Review Summary: Mark plunges into deeper waters...
Mark Lanegan has gone through many phases during his 35-year career. His husky voice suits various types of music and I’m glad he was never shy to plunge into deeper waters. Starting with 2012’s Blues Funeral
, electronic elements have slowly been taking over the blues/alternative rock we were already accustomed to. The latest record, Somebody’s Knocking
is one of his most eclectic offerings so far, incorporating a large part of this decade’s output aesthetics, while taking a few steps forward too.
The first thing that comes to mind when listening to Somebody’s Knocking
is how Lanegan and main collaborators Alain Johannes, Rob Marshall and Martin Jenkins managed to arrange all these diverse tunes into one rather cohesive piece. Each new album presents a different experience and the front man actually sounds rejuvenated here. It feels as if there is less personal regret or a desire to end things in the lyrics this time, often turning his attention towards events around him instead. Regarding the sonic aspects, there are several categories where these tunes can be added. ‘Penthouse High’ and ‘She Loved You’ see the band venturing outside their comfort zone. There’s a heavy ‘80s influence all over, in a New Order-meets-Depeche Mode way, complete with bits of The Cure lyricism. ‘Penthouse High’ progresses from sequencers and piano keys to ‘Enjoy the Silence’-like guitar leads, wandering bass lines, as well as airy synth pads. Meanwhile, ‘She Loved You’ includes to a similar sonic mix a round of welcomed, piercing guitars reminiscent of The Jesus and Mary Chain. Those who have been following the man’s music can observe how this direction gradually took shape over the past couple of records, so it’s nothing unexpected. Then, ‘Dark Disco Jag’, ‘Playing Nero’ or ‘Paper Hat’ further wander the blues on different paths. The Soulsavers’ influence on the former helps create a more somber atmosphere, but with a dance beat. This is one of the many interesting moments on the LP, alongside ‘Playing Nero’, an elegant, new wave-infused ballad with a warm instrumental. Its late night vibe brings to mind the lovely yet heart wrenching contribution to Moby’s 2013 Innocents
album, ‘The Lonely Night’.
Bridging the gap between the electronic and rock sides are tracks such as the post punk-oriented, ‘Letter Never Sent’, on which programmed drumming melds smoothly with twangy guitars and discreet keyboard embellishments. Also, ‘Stitch it Up’ beautifully blends more aggressive sequencers with gritty, garage rock riffs. Mark’s voice switches to great effect from urgent, higher pitched verses to gravelly lows on choruses. Moreover, ‘Disbelief Suspension’ boasts quirky, Americana/boogie rhythms topped by scattered synthesizers and piano leads. It ended up messy on purpose, akin to a soundtrack for a drug-fueled drive around town at night. On the other hand, long-time fans will appreciate the familiar grooves of ‘Radio Silence’ or ‘Night Flight to Kabul’, another highlight and infectious tune on the record. The guitar harmonies are charming, whereas the raspy vocals are classic Lanegan. Subsequently, ‘War Horse’ kicks in with a dry sound, led by deep bass lines, steady drum patterns and jangling guitar chords. It harkens back to earlier works, nevertheless, it keeps a firm foot on the current path as well. Besides the tracks mentioned above, there are more to be discovered, each intertwining multiple ideas. Thankfully, the entire LP is an immediate affair full of pleasant experiments.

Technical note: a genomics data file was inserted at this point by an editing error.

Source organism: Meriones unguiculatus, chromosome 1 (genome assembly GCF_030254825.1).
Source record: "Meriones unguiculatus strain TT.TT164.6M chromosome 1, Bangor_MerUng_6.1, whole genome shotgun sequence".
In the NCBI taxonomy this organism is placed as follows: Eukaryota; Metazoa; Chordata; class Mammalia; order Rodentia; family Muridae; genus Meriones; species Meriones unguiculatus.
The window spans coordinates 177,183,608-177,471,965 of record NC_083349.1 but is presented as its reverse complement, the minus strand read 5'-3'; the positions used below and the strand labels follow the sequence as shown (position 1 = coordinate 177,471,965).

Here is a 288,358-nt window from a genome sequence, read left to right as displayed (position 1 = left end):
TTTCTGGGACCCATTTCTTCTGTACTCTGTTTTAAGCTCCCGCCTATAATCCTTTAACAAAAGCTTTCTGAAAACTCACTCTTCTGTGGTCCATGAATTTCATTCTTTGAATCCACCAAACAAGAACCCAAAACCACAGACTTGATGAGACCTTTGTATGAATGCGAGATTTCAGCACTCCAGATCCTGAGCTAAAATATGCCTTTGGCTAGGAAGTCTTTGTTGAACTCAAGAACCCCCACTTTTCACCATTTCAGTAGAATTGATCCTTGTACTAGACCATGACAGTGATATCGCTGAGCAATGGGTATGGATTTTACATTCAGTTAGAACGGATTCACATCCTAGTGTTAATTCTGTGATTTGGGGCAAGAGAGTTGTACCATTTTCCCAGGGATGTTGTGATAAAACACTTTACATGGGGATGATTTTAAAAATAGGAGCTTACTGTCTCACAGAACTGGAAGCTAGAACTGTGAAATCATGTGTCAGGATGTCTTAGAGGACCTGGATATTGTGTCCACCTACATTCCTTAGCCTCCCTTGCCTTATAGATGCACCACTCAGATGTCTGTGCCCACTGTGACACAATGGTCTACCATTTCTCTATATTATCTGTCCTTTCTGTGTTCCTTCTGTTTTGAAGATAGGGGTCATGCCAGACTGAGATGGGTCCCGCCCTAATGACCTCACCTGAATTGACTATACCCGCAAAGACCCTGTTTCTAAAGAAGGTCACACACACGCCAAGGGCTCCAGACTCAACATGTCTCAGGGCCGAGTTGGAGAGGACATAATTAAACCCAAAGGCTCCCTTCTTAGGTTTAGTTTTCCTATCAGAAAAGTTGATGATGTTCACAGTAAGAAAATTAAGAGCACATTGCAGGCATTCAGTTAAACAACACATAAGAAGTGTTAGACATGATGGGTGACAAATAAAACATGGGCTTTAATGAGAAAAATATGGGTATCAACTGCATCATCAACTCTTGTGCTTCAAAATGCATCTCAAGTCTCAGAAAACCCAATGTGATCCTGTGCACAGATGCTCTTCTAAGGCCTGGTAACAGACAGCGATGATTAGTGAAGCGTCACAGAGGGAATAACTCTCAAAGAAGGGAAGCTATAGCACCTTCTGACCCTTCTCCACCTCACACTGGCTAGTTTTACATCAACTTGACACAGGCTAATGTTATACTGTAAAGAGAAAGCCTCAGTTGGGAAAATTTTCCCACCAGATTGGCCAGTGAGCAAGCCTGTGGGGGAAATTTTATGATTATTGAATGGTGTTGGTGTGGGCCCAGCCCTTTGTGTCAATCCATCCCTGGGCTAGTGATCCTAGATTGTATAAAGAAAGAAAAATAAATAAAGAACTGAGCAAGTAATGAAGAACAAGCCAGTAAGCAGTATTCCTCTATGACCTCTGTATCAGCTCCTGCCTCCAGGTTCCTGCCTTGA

To sum up this comprehensive collection of songs, there is something for every Mark Lanegan fan. It is also a good starting point for those unaware of his music. The only mildly bothering element is the production, since it doesn’t fit every tune. On the upside, there’s a rawness to the guitars and especially the vocals (most of the time they sound as if he’s singing in your room in front of you). Even so, during the multi-layered parts, some details get lost in a muddy pool of reverb. Maybe it’s a desired effect or just a flaw stemmed from an attempt to fluidize the wider range of styles portrayed on the LP. Despite this minor inconvenience, Somebody’s Knocking
is a fine experience and should be carefully digested by everyone.